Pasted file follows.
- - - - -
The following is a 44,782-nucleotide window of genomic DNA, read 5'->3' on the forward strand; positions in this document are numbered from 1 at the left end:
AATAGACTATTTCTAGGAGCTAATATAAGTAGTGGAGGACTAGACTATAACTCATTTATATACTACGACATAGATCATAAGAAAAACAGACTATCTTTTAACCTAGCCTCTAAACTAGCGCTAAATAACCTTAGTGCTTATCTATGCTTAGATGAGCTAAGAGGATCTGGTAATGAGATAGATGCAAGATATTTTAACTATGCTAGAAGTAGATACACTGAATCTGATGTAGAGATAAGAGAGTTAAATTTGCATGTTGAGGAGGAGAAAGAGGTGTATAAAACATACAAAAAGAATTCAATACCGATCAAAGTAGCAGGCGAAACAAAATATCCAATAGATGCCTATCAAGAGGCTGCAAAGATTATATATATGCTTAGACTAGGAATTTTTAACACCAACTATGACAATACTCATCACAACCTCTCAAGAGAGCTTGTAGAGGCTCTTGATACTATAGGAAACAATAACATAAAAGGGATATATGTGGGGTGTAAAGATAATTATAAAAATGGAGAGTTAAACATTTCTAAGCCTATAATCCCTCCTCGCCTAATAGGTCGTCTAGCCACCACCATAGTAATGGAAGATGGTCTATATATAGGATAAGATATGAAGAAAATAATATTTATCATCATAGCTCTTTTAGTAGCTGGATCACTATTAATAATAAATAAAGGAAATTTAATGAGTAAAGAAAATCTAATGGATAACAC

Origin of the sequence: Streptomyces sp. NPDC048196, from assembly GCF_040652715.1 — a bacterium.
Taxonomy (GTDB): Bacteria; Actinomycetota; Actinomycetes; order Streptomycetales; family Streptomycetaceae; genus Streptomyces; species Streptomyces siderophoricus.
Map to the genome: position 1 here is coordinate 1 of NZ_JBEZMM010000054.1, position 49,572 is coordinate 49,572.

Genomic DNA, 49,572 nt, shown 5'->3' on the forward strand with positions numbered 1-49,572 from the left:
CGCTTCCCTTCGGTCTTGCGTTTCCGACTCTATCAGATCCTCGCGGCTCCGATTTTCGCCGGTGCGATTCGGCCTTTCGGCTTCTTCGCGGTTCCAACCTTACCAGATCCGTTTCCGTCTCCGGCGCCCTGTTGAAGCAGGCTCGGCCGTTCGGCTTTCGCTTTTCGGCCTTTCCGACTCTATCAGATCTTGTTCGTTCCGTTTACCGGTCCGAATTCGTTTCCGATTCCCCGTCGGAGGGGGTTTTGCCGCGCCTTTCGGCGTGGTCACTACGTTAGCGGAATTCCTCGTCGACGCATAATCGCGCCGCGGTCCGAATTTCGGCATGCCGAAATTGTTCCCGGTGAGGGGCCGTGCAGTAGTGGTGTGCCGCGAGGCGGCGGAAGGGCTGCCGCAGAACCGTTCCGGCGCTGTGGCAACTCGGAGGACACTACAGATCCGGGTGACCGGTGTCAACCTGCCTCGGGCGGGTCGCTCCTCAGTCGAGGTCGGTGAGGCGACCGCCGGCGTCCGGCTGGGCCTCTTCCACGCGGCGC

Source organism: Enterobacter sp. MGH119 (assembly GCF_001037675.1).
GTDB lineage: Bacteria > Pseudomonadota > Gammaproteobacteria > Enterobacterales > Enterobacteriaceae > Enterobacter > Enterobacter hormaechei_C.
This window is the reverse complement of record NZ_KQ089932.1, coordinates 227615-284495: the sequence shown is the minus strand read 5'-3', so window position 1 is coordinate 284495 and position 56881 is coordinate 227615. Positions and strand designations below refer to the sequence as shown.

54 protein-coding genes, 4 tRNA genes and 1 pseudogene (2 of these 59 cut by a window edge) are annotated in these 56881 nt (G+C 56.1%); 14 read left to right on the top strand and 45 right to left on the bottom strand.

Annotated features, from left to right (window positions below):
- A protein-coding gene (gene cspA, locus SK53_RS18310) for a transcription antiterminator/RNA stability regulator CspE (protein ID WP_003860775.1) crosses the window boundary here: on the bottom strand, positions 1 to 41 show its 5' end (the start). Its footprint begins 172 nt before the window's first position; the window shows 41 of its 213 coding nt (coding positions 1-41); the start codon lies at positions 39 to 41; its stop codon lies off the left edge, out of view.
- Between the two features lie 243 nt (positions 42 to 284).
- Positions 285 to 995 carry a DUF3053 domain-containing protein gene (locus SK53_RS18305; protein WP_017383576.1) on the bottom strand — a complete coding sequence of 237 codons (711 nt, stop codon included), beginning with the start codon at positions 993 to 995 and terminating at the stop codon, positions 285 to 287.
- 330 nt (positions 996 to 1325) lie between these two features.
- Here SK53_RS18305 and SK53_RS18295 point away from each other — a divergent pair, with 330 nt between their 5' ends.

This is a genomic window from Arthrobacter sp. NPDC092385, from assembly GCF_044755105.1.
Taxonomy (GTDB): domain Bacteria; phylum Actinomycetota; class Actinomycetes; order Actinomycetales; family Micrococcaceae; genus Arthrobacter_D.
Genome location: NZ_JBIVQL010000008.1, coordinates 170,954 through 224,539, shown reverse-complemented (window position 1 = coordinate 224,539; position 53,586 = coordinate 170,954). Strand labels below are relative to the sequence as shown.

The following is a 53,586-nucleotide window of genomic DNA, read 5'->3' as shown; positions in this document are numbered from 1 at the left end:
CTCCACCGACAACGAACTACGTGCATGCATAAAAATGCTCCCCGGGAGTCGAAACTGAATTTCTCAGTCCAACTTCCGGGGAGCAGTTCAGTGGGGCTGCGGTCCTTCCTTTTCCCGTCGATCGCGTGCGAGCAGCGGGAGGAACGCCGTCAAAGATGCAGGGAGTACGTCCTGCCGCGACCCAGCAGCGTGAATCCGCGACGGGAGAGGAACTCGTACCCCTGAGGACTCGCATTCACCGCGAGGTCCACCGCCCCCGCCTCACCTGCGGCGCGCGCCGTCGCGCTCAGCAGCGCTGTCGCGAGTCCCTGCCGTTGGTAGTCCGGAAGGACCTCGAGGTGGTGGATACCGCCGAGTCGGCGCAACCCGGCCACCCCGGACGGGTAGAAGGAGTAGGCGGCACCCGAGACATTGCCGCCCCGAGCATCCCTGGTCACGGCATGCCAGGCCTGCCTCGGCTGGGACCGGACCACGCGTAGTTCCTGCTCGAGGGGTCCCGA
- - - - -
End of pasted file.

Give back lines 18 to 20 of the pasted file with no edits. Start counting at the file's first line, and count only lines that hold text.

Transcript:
This is a genomic window from Arthrobacter sp. NPDC092385, from assembly GCF_044755105.1.
Taxonomy (GTDB): domain Bacteria; phylum Actinomycetota; class Actinomycetes; order Actinomycetales; family Micrococcaceae; genus Arthrobacter_D.
Genome location: NZ_JBIVQL010000008.1, coordinates 170,954 through 224,539, shown reverse-complemented (window position 1 = coordinate 224,539; position 53,586 = coordinate 170,954). Strand labels below are relative to the sequence as shown.